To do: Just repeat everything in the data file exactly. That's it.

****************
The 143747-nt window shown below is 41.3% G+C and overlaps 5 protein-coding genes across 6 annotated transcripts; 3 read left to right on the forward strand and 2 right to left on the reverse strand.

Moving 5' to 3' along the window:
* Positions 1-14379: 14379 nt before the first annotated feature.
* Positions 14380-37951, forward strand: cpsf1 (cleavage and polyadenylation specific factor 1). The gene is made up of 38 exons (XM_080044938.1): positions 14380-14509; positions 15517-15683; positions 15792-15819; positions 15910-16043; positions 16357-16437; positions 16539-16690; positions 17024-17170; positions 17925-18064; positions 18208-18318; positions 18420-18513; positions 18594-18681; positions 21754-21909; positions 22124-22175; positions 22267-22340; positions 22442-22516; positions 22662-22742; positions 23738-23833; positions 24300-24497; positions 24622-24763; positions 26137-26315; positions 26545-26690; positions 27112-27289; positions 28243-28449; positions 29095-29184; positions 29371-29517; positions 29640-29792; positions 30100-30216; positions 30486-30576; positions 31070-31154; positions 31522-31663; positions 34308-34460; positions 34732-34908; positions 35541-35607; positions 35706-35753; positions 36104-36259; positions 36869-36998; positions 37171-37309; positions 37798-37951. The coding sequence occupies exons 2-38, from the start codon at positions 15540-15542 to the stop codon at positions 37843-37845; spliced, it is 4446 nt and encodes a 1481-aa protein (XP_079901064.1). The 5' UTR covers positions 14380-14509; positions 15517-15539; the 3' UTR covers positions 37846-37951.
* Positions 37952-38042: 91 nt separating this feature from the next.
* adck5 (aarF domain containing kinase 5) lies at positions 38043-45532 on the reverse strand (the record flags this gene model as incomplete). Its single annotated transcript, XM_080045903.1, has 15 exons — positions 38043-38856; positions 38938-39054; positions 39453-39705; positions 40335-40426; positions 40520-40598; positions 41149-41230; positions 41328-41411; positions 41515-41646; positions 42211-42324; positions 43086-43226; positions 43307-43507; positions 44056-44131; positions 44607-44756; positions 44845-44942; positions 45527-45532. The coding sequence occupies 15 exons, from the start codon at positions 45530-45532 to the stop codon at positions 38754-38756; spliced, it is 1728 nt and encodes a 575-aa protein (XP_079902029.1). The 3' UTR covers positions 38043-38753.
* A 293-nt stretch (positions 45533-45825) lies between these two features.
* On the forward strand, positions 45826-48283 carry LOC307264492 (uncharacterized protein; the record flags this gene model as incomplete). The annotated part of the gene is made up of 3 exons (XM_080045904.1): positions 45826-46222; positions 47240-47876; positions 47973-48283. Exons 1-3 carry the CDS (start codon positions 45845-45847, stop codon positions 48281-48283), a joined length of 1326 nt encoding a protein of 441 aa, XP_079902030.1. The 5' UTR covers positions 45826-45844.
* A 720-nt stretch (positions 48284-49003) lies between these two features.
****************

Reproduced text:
The 143747-nt window shown below is 41.3% G+C and overlaps 5 protein-coding genes across 6 annotated transcripts; 3 read left to right on the forward strand and 2 right to left on the reverse strand.

Moving 5' to 3' along the window:
* Positions 1-14379: 14379 nt before the first annotated feature.
* Positions 14380-37951, forward strand: cpsf1 (cleavage and polyadenylation specific factor 1). The gene is made up of 38 exons (XM_080044938.1): positions 14380-14509; positions 15517-15683; positions 15792-15819; positions 15910-16043; positions 16357-16437; positions 16539-16690; positions 17024-17170; positions 17925-18064; positions 18208-18318; positions 18420-18513; positions 18594-18681; positions 21754-21909; positions 22124-22175; positions 22267-22340; positions 22442-22516; positions 22662-22742; positions 23738-23833; positions 24300-24497; positions 24622-24763; positions 26137-26315; positions 26545-26690; positions 27112-27289; positions 28243-28449; positions 29095-29184; positions 29371-29517; positions 29640-29792; positions 30100-30216; positions 30486-30576; positions 31070-31154; positions 31522-31663; positions 34308-34460; positions 34732-34908; positions 35541-35607; positions 35706-35753; positions 36104-36259; positions 36869-36998; positions 37171-37309; positions 37798-37951. The coding sequence occupies exons 2-38, from the start codon at positions 15540-15542 to the stop codon at positions 37843-37845; spliced, it is 4446 nt and encodes a 1481-aa protein (XP_079901064.1). The 5' UTR covers positions 14380-14509; positions 15517-15539; the 3' UTR covers positions 37846-37951.
* Positions 37952-38042: 91 nt separating this feature from the next.
* adck5 (aarF domain containing kinase 5) lies at positions 38043-45532 on the reverse strand (the record flags this gene model as incomplete). Its single annotated transcript, XM_080045903.1, has 15 exons — positions 38043-38856; positions 38938-39054; positions 39453-39705; positions 40335-40426; positions 40520-40598; positions 41149-41230; positions 41328-41411; positions 41515-41646; positions 42211-42324; positions 43086-43226; positions 43307-43507; positions 44056-44131; positions 44607-44756; positions 44845-44942; positions 45527-45532. The coding sequence occupies 15 exons, from the start codon at positions 45530-45532 to the stop codon at positions 38754-38756; spliced, it is 1728 nt and encodes a 575-aa protein (XP_079902029.1). The 3' UTR covers positions 38043-38753.
* A 293-nt stretch (positions 45533-45825) lies between these two features.
* On the forward strand, positions 45826-48283 carry LOC307264492 (uncharacterized protein; the record flags this gene model as incomplete). The annotated part of the gene is made up of 3 exons (XM_080045904.1): positions 45826-46222; positions 47240-47876; positions 47973-48283. Exons 1-3 carry the CDS (start codon positions 45845-45847, stop codon positions 48281-48283), a joined length of 1326 nt encoding a protein of 441 aa, XP_079902030.1. The 5' UTR covers positions 45826-45844.
* A 720-nt stretch (positions 48284-49003) lies between these two features.